Pet macaques suffering for social media content

Monkey abuse: the cruelty behind social media videos


Macaque monkeys are bathed, dressed, and ‘rescued’ for social media content. Unfortunately, behind these supposedly cute videos, is a sad story of monkey abuse.

Images credit: SMACC

Social media is full of videos of people enjoying time with their pets. In fact, the likes of #PetTok's feel-good content is some of the most popular on the internet. Macaque monkeys were commonly found in social media videos. Unfortunately, wild animals are being caught up in this trend as ‘cute’ pets rather than the traumatised, sentient beings they really are.

SMACC's report uncovers the hidden cruelty in monkey videos

The Social Media Animal Cruelty Coalition (SMACC) — a collaboration of various animal protection organisations, including World Animal Protection — investigated over 1,200 seemingly innocent videos. These showed videos of macaque monkeys being bathed, dressed in clothes, or ‘rescued’ that were shared across multiple social media platforms, including Facebook, YouTube, and TikTok.

Behind these supposedly cute videos is an all-too-common story of animal exploitation. The report documented over 2,800 incidents of monkey abuse and cruelty, ranging from the subtle and possibly unintentional to the deliberate and obvious.

SMACC report reveals monkey abuse hidden behind ‘cute’ videos

To create the report, SMACC volunteers searched social media sites for content related to keeping macaques as pets between September 2021 and March 2023. While some videos are seemingly innocent and possibly well-intentioned:

  • over 60% of the links analysed contained overt physical abuse to these pet macaques;
  • another 13% included deliberate psychological torture;
  • and 12% physical abuse amounting to torture.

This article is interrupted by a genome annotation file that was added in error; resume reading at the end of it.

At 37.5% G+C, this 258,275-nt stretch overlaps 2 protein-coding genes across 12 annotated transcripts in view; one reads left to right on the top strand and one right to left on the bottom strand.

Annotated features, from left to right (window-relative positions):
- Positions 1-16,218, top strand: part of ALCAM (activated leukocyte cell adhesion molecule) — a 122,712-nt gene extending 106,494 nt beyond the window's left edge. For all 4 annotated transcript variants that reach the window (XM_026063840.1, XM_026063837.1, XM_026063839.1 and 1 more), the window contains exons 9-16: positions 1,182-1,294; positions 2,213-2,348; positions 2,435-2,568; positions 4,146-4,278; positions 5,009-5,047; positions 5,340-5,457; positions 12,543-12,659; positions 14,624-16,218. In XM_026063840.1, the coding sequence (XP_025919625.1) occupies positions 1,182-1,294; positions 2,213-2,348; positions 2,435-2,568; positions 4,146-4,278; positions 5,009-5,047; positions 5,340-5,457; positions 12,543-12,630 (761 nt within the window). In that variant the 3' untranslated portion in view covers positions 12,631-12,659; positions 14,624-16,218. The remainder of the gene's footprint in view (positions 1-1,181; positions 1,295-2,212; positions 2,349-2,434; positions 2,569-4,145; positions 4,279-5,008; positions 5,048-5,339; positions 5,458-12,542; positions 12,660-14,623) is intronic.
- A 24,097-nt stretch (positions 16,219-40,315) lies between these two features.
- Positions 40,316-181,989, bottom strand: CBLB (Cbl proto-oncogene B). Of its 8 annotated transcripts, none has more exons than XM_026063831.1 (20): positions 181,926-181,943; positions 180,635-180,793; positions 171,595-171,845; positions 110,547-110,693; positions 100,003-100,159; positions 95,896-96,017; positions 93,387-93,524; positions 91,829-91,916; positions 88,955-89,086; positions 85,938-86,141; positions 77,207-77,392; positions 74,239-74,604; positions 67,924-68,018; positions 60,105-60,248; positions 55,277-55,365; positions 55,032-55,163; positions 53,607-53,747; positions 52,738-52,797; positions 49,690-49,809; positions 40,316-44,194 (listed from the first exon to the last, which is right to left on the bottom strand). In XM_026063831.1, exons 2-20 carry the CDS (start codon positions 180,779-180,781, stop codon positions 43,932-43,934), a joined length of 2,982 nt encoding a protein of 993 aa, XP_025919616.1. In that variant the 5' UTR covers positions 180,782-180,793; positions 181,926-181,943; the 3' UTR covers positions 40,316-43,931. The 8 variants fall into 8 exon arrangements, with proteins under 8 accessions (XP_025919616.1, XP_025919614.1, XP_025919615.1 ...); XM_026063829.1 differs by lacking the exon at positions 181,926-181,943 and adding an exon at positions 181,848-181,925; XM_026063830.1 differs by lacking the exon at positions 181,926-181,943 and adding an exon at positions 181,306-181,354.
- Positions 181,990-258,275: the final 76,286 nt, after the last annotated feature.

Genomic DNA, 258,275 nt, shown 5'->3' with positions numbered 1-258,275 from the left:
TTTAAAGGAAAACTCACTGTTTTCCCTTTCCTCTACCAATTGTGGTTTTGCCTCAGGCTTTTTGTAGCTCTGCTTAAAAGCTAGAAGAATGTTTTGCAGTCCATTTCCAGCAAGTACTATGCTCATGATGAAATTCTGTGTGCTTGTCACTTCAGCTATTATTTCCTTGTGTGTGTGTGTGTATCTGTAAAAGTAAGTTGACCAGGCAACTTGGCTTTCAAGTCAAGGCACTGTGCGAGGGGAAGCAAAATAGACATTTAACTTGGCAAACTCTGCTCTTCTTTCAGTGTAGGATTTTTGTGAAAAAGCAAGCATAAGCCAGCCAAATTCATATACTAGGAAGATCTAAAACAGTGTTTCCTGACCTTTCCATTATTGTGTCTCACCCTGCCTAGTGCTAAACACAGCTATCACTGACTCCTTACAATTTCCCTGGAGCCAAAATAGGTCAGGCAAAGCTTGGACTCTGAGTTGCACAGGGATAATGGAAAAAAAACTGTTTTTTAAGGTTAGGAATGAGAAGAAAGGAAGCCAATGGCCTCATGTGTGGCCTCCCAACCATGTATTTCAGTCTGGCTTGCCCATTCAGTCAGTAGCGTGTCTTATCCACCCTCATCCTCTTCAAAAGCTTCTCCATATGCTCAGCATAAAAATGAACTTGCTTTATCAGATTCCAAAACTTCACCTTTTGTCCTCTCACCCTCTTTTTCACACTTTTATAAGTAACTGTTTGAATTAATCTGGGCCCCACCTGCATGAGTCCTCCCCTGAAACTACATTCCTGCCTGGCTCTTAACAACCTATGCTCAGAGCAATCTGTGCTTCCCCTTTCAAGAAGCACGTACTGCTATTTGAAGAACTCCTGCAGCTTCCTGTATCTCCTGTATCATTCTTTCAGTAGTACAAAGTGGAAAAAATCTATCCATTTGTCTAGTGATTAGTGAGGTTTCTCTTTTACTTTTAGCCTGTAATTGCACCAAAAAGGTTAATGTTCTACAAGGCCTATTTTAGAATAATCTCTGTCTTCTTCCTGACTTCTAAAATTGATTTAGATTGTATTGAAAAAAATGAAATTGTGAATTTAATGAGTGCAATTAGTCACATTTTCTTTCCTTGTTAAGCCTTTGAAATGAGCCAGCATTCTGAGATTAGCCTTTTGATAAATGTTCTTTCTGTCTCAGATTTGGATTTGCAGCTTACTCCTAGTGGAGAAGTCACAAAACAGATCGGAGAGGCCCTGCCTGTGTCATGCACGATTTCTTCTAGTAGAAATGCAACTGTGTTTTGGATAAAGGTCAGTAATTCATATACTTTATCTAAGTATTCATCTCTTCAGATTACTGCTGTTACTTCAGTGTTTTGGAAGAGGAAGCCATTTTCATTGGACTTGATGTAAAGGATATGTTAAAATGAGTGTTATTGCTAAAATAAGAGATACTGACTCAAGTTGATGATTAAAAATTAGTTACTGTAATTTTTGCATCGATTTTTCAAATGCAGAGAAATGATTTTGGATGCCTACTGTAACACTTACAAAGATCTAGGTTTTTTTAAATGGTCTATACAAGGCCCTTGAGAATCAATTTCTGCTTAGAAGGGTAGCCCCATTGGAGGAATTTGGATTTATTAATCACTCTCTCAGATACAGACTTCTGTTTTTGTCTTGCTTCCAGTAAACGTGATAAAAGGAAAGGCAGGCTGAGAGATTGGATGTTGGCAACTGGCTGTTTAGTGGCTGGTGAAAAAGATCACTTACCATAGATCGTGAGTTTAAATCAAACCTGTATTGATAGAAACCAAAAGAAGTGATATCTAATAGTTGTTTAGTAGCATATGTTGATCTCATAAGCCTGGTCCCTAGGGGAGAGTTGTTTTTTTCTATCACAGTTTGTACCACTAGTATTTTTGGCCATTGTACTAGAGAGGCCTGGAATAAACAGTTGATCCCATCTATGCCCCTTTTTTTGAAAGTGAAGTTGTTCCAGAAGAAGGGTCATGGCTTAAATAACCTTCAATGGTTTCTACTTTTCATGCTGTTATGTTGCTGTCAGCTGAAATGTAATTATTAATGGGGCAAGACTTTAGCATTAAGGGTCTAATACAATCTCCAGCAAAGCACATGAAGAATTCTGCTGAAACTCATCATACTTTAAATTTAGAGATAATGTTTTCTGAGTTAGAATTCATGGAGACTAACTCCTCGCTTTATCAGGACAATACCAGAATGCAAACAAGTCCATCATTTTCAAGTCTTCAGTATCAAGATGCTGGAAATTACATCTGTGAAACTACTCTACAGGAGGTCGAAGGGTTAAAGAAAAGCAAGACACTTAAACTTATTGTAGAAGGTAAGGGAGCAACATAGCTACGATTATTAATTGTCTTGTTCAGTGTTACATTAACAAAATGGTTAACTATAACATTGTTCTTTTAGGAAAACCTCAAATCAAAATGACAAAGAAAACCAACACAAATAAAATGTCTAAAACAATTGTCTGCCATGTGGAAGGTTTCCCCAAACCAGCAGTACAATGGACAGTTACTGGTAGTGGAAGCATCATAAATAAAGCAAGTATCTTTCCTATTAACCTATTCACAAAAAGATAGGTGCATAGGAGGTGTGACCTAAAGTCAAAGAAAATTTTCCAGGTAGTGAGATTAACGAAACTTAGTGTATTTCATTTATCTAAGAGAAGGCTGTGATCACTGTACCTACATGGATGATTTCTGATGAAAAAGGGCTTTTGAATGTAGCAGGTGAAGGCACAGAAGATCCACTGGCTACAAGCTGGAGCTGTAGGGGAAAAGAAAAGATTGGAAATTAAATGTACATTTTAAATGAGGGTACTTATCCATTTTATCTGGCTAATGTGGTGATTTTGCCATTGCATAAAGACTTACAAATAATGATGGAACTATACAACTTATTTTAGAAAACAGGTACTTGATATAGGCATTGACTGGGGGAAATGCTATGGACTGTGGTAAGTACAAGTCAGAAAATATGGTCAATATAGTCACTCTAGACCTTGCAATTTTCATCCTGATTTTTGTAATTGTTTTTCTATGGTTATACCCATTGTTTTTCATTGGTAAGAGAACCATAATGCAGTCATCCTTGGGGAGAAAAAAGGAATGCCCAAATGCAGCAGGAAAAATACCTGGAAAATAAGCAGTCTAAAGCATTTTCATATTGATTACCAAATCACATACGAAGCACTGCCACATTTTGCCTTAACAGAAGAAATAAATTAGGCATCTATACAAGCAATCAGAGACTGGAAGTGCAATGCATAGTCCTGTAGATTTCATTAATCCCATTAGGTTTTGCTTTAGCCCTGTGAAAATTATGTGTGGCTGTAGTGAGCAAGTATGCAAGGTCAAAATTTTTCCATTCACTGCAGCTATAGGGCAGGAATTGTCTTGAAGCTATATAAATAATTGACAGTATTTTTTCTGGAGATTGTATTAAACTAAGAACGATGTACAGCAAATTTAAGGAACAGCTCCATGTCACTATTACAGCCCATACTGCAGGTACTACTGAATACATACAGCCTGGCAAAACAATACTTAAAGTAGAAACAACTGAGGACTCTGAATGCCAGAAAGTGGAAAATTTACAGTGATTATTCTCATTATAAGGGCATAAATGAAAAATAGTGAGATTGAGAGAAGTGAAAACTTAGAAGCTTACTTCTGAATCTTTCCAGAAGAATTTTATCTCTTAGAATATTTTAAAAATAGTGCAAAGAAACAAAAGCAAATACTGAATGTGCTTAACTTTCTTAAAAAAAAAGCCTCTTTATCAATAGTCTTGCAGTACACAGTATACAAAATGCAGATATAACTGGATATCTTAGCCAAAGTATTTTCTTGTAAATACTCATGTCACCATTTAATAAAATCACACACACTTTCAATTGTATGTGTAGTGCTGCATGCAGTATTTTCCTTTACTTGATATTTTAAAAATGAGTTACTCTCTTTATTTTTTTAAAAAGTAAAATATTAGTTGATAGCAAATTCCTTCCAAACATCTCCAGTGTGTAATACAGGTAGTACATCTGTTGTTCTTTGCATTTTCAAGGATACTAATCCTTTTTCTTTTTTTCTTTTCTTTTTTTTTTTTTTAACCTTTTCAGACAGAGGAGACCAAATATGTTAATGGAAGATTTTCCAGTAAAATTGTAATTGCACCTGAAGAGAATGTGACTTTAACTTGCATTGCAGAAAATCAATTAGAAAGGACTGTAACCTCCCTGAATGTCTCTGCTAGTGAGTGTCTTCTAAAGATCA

Macaco vestido com roupas humanas está sendo "apertado" por uma pessoa.

Regardless of the level of cruelty displayed, experts agree that keeping primates as pets is inherently cruel, and results in a multitude of issues that severely compromise their welfare. As such, the report concludes that ‘pet’ monkey videos — whether intentionally or not — are profoundly harmful.

Perhaps more worryingly, these videos showing people abusing monkeys were permitted to remain online by social media platforms.

With this report, SMACC seeks to collaborate with social media platforms to end the availability, spread, and profitability of cruelty content, and to ensure no benefits to its creation or promotion.


Here is what you can do to stop monkey abuse on social media:

  1. Please stop sharing or commenting on cruel social media content involving these wild animals. This includes commenting, even if you are aiming to educate others.
  2. Create your own post or share ours to highlight this issue without raising the profile of content creators who are fueling monkey abuse.
  3. Most importantly, please report the content to the relevant social media platform; you can also report any social media content involving macaques and more directly to SMACC.
Wild macaque, Malaysia from iStock by Getty Images

A male long-tailed macaque in the wild in Malaysia. Credit: iStock. by Getty Images

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